This amendment, which was mandatory for METRO AG from 1 January 2012, had no effect on these consolidated financial statements.

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Standard/
Interpretation

Title

Effec-
tive date accord-
ing to IFRS1

Application at METRO AG from2

En-
dorsed by EU3

1

Without earlier application

2

Precondition: EU endorsement has been effected

3

As of 31 December 2012

4

Application as of 1 October due to change of financial year

5

Applicable for EU companies from 1 January 2014; application at METRO AG from 1 October due to change of financial year

IFRS 1

First-time Adoption of International Financial Reporting Standards (Amendment: Government Loans)

1/1/2013

1/1/2013

No

IFRS 7

Financial Instruments: Disclosures (Amendment: Disclosures – Offsetting Financial Assets and Financial Liabilities)

1/1/2013

1/1/2013

Yes

IFRS 7

Financial Instruments: Disclosures (Amendment: Mandatory Effective Date and Transition Disclosures)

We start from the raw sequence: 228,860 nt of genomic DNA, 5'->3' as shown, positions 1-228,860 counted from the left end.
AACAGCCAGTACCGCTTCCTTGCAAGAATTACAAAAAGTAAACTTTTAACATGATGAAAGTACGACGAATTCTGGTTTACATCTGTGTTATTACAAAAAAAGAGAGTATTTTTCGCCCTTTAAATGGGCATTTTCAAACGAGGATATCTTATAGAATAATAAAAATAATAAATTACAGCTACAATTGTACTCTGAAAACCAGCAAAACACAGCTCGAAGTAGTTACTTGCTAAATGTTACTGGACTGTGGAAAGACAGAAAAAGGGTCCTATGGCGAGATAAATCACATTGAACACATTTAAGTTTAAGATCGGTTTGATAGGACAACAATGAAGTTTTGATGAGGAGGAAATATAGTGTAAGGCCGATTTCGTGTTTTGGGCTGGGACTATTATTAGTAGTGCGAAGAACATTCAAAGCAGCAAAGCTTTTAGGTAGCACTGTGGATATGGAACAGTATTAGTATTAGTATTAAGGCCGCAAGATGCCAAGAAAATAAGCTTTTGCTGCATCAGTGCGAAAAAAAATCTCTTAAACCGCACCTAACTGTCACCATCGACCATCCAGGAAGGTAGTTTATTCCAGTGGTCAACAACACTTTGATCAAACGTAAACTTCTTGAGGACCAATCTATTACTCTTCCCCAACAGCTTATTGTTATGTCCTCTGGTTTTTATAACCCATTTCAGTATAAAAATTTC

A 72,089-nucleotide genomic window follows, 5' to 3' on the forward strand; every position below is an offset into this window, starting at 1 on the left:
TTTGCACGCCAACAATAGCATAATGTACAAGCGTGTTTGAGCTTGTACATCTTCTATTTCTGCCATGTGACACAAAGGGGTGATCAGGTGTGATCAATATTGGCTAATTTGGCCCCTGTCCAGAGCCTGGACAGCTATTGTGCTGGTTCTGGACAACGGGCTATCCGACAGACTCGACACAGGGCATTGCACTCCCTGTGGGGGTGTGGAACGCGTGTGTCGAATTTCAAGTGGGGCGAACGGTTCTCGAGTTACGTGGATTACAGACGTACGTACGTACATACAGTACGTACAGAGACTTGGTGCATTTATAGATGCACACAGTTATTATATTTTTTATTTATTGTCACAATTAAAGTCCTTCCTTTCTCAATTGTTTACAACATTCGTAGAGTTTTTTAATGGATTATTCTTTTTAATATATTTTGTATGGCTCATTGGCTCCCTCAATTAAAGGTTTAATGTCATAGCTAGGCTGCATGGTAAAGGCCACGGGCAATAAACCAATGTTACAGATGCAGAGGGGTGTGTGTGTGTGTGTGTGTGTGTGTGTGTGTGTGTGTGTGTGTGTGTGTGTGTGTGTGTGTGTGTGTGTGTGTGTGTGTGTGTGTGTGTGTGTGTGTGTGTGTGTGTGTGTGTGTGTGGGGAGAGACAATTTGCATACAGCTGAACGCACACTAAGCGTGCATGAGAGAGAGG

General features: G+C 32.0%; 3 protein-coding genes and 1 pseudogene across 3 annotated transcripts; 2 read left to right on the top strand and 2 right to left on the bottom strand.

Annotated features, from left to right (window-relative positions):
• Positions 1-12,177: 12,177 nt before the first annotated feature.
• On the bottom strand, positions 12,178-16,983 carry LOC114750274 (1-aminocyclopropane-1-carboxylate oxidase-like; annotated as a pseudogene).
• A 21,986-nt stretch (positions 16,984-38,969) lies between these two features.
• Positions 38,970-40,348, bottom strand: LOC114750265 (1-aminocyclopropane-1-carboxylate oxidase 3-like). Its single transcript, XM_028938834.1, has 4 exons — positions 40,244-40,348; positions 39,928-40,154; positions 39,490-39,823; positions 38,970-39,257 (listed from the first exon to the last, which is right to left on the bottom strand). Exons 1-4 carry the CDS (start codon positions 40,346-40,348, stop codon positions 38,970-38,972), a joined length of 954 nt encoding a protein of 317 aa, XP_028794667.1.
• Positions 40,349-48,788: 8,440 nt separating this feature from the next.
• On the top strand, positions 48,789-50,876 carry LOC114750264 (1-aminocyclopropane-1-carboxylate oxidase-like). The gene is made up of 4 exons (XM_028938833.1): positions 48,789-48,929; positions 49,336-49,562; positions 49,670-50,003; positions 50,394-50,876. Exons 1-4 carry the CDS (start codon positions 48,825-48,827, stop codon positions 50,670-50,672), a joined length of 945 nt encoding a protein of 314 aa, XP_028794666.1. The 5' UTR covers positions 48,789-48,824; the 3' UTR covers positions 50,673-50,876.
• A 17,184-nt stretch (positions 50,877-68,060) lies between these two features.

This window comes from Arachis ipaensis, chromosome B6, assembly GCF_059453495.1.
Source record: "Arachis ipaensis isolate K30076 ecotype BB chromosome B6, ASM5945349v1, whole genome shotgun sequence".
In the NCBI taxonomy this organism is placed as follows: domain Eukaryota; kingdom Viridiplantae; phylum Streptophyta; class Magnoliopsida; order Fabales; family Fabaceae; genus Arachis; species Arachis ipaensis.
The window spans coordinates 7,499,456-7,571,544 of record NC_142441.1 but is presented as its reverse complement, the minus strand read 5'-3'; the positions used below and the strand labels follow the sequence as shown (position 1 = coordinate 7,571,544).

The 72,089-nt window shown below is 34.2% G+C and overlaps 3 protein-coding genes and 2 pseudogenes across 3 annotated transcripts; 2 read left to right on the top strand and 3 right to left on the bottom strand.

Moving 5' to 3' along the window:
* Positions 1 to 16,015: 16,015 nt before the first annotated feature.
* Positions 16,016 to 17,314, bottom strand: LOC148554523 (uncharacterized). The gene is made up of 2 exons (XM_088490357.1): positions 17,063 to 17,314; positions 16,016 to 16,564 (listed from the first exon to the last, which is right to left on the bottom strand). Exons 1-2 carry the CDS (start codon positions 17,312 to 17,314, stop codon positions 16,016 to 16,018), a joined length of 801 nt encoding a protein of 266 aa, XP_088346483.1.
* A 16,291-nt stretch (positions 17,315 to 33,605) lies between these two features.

1/1/2015

1/10/20154

No

IFRS 9

Financial Instruments (Phase 1: Classification and Measurement)

1/1/2015

1/10/20154

No

IFRS 9

Financial Instruments (Amendment: Mandatory Effective Date and Transition Disclosures)

1/1/2015

1/10/20154

No

IFRS 10

Consolidated Financial Statements

1/1/2013

1/10/20145

Yes

IFRS 10

Consolidated Financial Statements (Amendment: Transition Guidance)

1/1/2013

1/10/20145

No

IFRS 10

Consolidated Financial Statements (Amendment: Investment Entities)

1/1/2014

1/10/20145

No

IFRS 11

Joint Arrangements

1/1/2013

1/10/20145

Yes

IFRS 11

Joint Arrangements (Amendment: Transition Guidance)

1/1/2013

1/10/20145

No

IFRS 12

Disclosure of Interests in Other Entities

1/1/2013

1/10/20145

Yes

IFRS 12

Disclosure of Interests in Other Entities (Amendment: Transition Guidance)

1/1/2013

1/10/20145

No

IFRS 12

Disclosure of Interests in Other Entities (Amendment: Investment Entities)

1/1/2014

1/10/20145

No

IFRS 13

Fair Value Measurement

1/1/2013

1/1/2013

Yes

IAS 1

Presentation of Financial Statements (Amendment: Presentation of Items of Other Comprehensive Income)

1/7/2012

1/1/2013

Yes

IAS 19

Employee Benefits (Revision)

1/1/2013

1/1/2013

Yes

IAS 27

Separate Financial Statements (Revision and renaming as part of the introduction of IFRS 10)

1/1/2013

1/10/20145

Yes

IAS 27

Separate Financial Statements (Amendment: Investment Guidance)

1/1/2014